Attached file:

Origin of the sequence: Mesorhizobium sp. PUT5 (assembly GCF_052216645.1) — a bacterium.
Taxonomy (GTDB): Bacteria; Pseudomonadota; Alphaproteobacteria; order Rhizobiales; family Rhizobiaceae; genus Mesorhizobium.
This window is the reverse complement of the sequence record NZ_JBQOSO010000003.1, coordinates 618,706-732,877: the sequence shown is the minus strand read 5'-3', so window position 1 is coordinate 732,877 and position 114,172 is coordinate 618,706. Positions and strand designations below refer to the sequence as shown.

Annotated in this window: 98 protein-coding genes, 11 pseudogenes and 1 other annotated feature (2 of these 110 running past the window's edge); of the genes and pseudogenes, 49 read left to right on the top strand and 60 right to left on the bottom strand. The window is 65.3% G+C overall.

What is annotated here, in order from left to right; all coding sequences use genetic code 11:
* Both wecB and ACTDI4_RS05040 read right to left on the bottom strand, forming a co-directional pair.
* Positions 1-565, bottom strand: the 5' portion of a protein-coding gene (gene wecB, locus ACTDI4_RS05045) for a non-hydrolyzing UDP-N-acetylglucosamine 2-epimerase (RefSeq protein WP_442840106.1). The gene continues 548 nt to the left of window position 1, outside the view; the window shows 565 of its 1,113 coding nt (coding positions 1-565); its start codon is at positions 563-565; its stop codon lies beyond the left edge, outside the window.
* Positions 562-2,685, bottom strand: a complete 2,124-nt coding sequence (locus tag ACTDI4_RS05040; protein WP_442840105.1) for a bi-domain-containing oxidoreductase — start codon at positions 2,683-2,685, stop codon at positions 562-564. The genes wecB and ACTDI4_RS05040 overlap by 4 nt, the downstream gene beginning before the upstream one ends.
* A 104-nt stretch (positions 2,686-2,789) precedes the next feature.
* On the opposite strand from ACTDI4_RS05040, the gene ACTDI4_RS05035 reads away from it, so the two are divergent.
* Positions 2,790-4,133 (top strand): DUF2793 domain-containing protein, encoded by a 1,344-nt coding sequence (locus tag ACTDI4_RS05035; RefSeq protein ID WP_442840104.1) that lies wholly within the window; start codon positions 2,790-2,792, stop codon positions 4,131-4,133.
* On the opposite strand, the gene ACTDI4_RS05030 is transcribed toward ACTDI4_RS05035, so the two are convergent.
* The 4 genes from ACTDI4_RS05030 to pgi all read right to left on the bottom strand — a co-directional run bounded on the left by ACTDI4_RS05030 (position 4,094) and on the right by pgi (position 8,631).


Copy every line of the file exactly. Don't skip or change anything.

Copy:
Origin of the sequence: Mesorhizobium sp. PUT5 (assembly GCF_052216645.1) — a bacterium.
Taxonomy (GTDB): Bacteria; Pseudomonadota; Alphaproteobacteria; order Rhizobiales; family Rhizobiaceae; genus Mesorhizobium.
This window is the reverse complement of the sequence record NZ_JBQOSO010000003.1, coordinates 618,706-732,877: the sequence shown is the minus strand read 5'-3', so window position 1 is coordinate 732,877 and position 114,172 is coordinate 618,706. Positions and strand designations below refer to the sequence as shown.

Annotated in this window: 98 protein-coding genes, 11 pseudogenes and 1 other annotated feature (2 of these 110 running past the window's edge); of the genes and pseudogenes, 49 read left to right on the top strand and 60 right to left on the bottom strand. The window is 65.3% G+C overall.

What is annotated here, in order from left to right; all coding sequences use genetic code 11:
* Both wecB and ACTDI4_RS05040 read right to left on the bottom strand, forming a co-directional pair.
* Positions 1-565, bottom strand: the 5' portion of a protein-coding gene (gene wecB, locus ACTDI4_RS05045) for a non-hydrolyzing UDP-N-acetylglucosamine 2-epimerase (RefSeq protein WP_442840106.1). The gene continues 548 nt to the left of window position 1, outside the view; the window shows 565 of its 1,113 coding nt (coding positions 1-565); its start codon is at positions 563-565; its stop codon lies beyond the left edge, outside the window.
* Positions 562-2,685, bottom strand: a complete 2,124-nt coding sequence (locus tag ACTDI4_RS05040; protein WP_442840105.1) for a bi-domain-containing oxidoreductase — start codon at positions 2,683-2,685, stop codon at positions 562-564. The genes wecB and ACTDI4_RS05040 overlap by 4 nt, the downstream gene beginning before the upstream one ends.
* A 104-nt stretch (positions 2,686-2,789) precedes the next feature.
* On the opposite strand from ACTDI4_RS05040, the gene ACTDI4_RS05035 reads away from it, so the two are divergent.
* Positions 2,790-4,133 (top strand): DUF2793 domain-containing protein, encoded by a 1,344-nt coding sequence (locus tag ACTDI4_RS05035; RefSeq protein ID WP_442840104.1) that lies wholly within the window; start codon positions 2,790-2,792, stop codon positions 4,131-4,133.
* On the opposite strand, the gene ACTDI4_RS05030 is transcribed toward ACTDI4_RS05035, so the two are convergent.
* The 4 genes from ACTDI4_RS05030 to pgi all read right to left on the bottom strand — a co-directional run bounded on the left by ACTDI4_RS05030 (position 4,094) and on the right by pgi (position 8,631).